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This article in JEQ

  1. Vol. 41 No. 5, p. 1525-1530
    Received: Feb 13, 2012
    Published: September 14, 2012

    * Corresponding author(s): abbaspour2008@gmail.com
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Evaluation of Chloropyromorphite Stability in the Rhizosphere of Brassica juncea and Medicago sativa in a Sand Culture

  1. Ali Abbaspour *a and
  2. Joselito M. Arocenab
  1. a Dep. of Soil Science, Faculty of Agriculture, Shahrood Univ. of Technology, Shahrood, Semnan Province, Iran
    b Environmental Science & Engineering, Univ. Northern British Columbia, 3333 Univ. Way, Prince George, BC Canada, V2N 4Z9. Assigned to Associate Editor Peter E. Holm


Chloropyromorphite (Pb5(PO4)3Cl), CP, is the most stable lead (Pb) mineral under normal environmental conditions and precipitates in Pb-contaminated soils by addition of phosphorous (P). A sand culture experiment was conducted to evaluate the efficiency of Brassica juncea and Medicago sativa roots to dissolve CP in the presence and in the absence of P source. The results showed that the rhizosphere of the plants had lower soluble P and Pb compared with the bulk, which can be attributed to a higher pH in the rhizosphere. Mineralogical transformations of CP in the root surface of the plants including lanarkite (PbSO4.PbO) has been confirmed by X-ray diffraction and scanning electron microscopy techniques. Decrease in soluble P in the rhizosphere as a consequence of P uptake by the plant roots may be a reason for CP dissolution. This study indicates that the dissolution of CP can be promoted by rhizosphere processes.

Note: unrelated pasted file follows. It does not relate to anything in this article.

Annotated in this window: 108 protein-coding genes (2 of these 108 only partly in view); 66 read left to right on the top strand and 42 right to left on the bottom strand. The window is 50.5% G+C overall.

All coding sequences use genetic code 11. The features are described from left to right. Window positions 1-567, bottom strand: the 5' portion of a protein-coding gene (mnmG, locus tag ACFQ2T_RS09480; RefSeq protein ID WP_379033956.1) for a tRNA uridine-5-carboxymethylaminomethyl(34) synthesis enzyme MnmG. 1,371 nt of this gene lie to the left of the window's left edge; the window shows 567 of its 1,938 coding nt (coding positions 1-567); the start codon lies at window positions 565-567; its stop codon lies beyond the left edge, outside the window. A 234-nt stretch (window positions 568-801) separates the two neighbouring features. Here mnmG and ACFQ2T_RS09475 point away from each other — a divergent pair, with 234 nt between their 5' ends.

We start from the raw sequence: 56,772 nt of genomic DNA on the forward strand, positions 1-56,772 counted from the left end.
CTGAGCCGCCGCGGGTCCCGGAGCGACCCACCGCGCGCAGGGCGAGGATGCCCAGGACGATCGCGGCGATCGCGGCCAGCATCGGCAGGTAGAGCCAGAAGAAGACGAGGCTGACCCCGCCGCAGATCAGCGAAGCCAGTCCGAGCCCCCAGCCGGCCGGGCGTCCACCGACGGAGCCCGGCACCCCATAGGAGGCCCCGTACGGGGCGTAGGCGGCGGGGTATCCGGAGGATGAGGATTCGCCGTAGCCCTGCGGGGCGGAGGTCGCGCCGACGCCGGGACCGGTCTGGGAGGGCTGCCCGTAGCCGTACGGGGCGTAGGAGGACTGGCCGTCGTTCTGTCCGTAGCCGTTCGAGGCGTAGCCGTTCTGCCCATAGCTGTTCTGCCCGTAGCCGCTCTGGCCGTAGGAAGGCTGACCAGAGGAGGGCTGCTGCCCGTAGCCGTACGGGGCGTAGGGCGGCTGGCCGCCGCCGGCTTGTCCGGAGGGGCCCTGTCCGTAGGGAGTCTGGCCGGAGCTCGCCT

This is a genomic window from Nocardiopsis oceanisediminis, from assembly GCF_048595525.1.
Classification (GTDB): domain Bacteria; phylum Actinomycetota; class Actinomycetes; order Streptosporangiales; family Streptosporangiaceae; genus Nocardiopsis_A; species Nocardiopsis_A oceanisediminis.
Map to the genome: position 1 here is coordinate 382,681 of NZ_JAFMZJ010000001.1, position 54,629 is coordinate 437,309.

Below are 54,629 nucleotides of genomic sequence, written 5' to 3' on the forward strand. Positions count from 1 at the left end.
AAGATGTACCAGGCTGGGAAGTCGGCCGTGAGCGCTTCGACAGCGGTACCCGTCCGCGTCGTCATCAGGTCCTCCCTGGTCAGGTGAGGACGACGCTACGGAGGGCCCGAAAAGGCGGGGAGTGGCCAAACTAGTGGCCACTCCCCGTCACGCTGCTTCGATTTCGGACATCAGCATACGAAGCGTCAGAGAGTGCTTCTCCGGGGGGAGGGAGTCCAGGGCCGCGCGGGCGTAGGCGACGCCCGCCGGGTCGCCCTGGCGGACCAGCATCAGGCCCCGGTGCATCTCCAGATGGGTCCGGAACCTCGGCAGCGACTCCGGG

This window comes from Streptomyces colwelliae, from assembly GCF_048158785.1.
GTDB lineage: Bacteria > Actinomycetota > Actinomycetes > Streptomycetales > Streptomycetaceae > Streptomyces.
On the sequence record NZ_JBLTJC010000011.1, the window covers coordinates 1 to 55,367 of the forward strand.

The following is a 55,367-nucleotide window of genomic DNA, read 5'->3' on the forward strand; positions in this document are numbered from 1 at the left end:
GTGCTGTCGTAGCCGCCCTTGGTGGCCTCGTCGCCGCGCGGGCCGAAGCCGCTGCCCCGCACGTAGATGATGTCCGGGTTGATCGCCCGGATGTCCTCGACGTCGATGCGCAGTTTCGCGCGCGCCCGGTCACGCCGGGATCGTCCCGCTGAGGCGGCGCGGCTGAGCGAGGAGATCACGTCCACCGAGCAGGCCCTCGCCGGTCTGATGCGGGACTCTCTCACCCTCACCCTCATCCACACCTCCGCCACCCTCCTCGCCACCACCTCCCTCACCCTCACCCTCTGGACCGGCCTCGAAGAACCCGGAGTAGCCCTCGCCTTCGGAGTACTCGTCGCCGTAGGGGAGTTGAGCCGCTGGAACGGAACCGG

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Copyright © 2012. Copyright © by the American Society of Agronomy, Crop Science Society of America, and Soil Science Society of America, Inc.